Shortly before last weekend’s attack, something had already changed in Istanbul. Since Thursday, terror had reached a new level, after confusion headed online.
On that day – as I was hiding in a comedy club because I was too scared to take the tube to go to work – I had already noticed there was a different atmosphere. After the attack of the 13th of March in Ankara, "they" had finally achieved their goal: everybody was nervous and scared.
The feeling of insecurity had won. The triggers for this transition? Germany, social networks, rumours and their eventual confirmation. A look back on a weekend of pure terror, both real and virtual.
The first element of the "WTF equation" that began this bittersweet Thursday was Germany. For uncertain but undoubtedly sensible reasons (we're talking about Germany, after all), the country decided to close its embassy in Ankara as well as its consulate and private schools in Taksim... for a single day.
One day, that is all. The reason given? Very strong suspicions that an attack was imminent. I don’t know about you, but when Germany starts freaking out, I do too.
Thus, I started to freak out. I decided not to go to work, knowing that I was bound to have a heart attack before I reached my destination.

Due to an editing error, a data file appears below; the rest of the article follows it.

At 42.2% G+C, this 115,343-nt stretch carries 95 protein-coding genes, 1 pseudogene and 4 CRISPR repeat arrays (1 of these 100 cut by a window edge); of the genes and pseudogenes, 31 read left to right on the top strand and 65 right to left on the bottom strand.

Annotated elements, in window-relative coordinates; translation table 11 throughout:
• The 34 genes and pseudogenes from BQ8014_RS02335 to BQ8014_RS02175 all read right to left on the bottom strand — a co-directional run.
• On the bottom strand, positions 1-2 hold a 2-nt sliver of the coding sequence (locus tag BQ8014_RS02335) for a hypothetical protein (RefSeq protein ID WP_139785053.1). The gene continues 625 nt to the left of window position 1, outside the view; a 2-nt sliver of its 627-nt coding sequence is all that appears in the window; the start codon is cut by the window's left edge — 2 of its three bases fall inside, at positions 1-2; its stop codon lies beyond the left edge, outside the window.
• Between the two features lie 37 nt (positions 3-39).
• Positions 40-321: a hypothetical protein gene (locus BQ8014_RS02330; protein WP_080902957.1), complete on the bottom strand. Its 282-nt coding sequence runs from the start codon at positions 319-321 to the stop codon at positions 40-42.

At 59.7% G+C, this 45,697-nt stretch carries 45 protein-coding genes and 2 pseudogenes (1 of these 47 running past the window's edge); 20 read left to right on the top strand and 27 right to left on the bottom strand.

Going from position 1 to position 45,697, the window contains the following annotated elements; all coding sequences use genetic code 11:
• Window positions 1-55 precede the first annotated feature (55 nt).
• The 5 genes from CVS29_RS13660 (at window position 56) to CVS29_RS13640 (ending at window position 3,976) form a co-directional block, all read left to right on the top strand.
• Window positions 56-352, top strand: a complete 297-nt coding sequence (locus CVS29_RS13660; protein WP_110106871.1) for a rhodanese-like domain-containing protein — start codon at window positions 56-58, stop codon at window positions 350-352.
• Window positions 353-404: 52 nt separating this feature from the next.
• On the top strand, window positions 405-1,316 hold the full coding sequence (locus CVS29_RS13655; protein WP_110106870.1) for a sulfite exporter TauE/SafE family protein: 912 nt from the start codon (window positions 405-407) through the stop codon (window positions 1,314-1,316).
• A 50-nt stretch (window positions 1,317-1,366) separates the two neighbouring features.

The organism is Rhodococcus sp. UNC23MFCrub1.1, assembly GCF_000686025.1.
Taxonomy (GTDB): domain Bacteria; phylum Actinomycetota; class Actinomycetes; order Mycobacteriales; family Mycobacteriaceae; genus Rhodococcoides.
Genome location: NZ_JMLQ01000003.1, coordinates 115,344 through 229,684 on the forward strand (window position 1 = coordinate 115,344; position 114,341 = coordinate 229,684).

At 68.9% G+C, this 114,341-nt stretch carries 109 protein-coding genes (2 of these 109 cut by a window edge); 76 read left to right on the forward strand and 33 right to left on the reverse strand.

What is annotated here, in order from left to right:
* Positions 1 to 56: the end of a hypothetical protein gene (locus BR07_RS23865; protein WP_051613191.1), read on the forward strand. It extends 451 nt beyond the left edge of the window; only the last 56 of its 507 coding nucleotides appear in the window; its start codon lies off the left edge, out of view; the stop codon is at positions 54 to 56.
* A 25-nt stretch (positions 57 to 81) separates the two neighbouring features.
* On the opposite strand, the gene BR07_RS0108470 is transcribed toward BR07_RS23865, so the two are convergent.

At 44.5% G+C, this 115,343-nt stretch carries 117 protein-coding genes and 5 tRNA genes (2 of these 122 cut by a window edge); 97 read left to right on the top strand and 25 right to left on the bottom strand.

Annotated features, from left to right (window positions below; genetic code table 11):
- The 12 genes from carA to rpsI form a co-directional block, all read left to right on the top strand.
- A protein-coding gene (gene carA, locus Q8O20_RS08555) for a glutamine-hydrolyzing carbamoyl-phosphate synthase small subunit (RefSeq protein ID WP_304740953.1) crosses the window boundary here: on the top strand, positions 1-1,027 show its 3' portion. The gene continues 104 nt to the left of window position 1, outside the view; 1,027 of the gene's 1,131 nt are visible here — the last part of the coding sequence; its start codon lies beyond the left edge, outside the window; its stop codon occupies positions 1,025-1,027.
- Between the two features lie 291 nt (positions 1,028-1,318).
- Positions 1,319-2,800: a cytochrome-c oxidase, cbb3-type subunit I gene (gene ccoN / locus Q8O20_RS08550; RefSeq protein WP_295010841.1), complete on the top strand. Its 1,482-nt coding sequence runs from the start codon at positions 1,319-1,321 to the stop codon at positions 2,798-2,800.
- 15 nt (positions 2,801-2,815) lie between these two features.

I knew this because, after two attacks in one month in Ankara, my relationship with terrorism has evolved. Terror no longer feels banal to me. At the time I wrote my previous article I was noting my calm and denial; now I am no longer in denial and I am certainly no longer calm.
I'm afraid of cars. I'm afraid of the underground. I'm afraid of Taksim Square. I'm even afraid of children playing with firecrackers and motorbikes running over plastic bottles. In short, I'm afraid of any sound remotely resembling a "boom", "crack", or "pow".
The big difference – besides the impossible task of facing up to the reality that I live in a country taking part in at least two wars – is that, since the last attack in Ankara, terror has made its way onto social networks, in order to mess with our minds as well as destroy our neighbourhoods.
Social networks are very much in use in Turkey – sometimes in a good way (in terms of shared information, especially given the government’s tight control), or even in an admirable way (calling for blood donations following the 10th of October attack).
However, at other times, they are used in a clumsy or abusive way – like on this particular Thursday. In the four days that followed, we witnessed a – no doubt well-intentioned –string of Facebook and WhatsApp messages that were as incoherent as they were alarming.
That same Thursday morning, my friend came into the living room reading a message from one of his contacts that warned: "175 Kalashnikovs were found in a flat and there seems to be a considerable risk of arson in the 'nightlife' districts this weekend."
Other Facebook and WhatsApp contacts were sharing similar messages, sometimes even accompanied by copies of pseudo-official documents: "They’re saying they’re preparing terror attacks on the ground. That they’re going to open fire."